Government guidance for church for re-opening places of worship requires a full risk assessment to be produced to ensure that places of worship can be opened securely without danger to members of the public as well as to staff. It would be easy to see this as an extra and burdensome bit of bureaucracy, or we could see it as an opportunity. Here are a few thoughts on approaching a risk assessment.
- See it as an opportunity to lovingly care for your church family
- Treat the risk assessment as a prayer point. You can even turn the risk review meeting into a prayer meeting and pray for the people and ministries likely to be affected by each risks
- Don’t forget hidden risks -especially with regards to emotions. Some people will struggle with having to remain at home whilst others can return. Others will be distressed and struggle with the gap between previous experience of corporate worship, expectations for return and the actual reality. Others may be re-entering social contact for the first time and uncertain about how to interact. Some will want to join in but may be very nervous. I would encourage individual follow up with those who do attend.
- Don’t forget that not all risks are equal. We include within our risk plans assessment of probability and impact. Put attention into the high probability, high impact issues.
- Let more than one person get involved in the planning. Have people with different perspectives cast an eye over it. How will it affect people with specific needs? Involve both men and women in the planning and assessing.
- Budget. Mitigating risks requires time and money. By the way, this also means that if you are only just starting to think about risk management then please don’t attempt to go back to your church building tomorrow. You probably need a few weeks to prepare!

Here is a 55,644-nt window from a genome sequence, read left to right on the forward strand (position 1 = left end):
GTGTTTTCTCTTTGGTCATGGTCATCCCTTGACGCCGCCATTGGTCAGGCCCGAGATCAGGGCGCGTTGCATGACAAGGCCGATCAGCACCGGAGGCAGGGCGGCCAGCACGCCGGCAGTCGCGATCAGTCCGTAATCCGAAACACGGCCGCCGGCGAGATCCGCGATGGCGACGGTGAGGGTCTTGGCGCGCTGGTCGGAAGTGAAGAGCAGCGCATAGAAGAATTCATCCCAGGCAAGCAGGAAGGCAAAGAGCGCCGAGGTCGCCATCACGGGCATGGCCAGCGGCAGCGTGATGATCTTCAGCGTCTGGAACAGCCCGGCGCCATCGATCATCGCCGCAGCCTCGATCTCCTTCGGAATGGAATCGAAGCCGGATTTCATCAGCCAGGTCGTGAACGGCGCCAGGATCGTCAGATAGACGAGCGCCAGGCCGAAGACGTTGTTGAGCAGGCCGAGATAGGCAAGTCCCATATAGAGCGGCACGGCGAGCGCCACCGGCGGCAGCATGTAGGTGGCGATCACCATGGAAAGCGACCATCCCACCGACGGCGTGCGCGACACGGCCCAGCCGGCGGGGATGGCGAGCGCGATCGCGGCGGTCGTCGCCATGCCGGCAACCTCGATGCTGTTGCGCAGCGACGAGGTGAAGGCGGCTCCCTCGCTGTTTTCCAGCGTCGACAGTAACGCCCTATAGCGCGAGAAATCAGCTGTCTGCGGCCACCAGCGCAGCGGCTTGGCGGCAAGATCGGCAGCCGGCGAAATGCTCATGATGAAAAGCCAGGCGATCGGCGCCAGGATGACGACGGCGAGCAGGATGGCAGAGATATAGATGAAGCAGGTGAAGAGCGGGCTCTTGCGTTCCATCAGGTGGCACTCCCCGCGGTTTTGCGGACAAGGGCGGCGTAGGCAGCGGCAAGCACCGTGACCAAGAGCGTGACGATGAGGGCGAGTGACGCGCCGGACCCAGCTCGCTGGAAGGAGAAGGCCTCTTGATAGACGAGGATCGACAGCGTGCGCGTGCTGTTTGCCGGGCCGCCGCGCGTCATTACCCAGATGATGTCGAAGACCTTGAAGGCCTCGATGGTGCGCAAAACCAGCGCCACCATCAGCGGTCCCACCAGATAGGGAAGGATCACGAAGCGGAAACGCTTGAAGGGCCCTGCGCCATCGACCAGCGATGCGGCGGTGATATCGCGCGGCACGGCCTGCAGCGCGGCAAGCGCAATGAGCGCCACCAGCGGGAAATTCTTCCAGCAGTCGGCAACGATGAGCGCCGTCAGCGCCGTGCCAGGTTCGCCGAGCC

- Review the plan regularly. Identify people to peer review it and sign off on it that were not involved in doing the assessment. Build actual experience into the risk plan and modify it as you go along.
It is also worth remembering that our detailed risk plans are set in the context of the overall risk. The primary risk that we need to be aware of is that there is a virus that has led to a pandemic and that the virus is still active. Therefore, our first concern is to ensure that people do not catch and spread the virus. At the same time, we need to communicate what the level of the risk is. We must not be complacent, the potential for people to catch COVID-19 is present, especially if people do not comply with carefully prepared guidance. However, to put it into context, the ONS reckons that:
“an average of 1 in 1,700 individuals within the community population in England had COVID-19 at any given time between 31 May and 13 June 2020.” 
Now, that figure is going to vary from area to area. In some places, it will be much lower and some areas much higher. Being aware of the local situation on the ground in your own community will help. This data should reassure people that the risk we are dealing with is manageable. Notice that I am not saying that there is a risk or that it is negligible. Those figures are based on a lockdown context too. So, what they say is that we can be reasonably confident of looking after people safely, providing that we act responsibly.
Finally, we need to remember that we assess and manage risk because we believe the outcome is worth it. I believe the outcome of beginning to phase in real time and space gatherings of believers is worth it.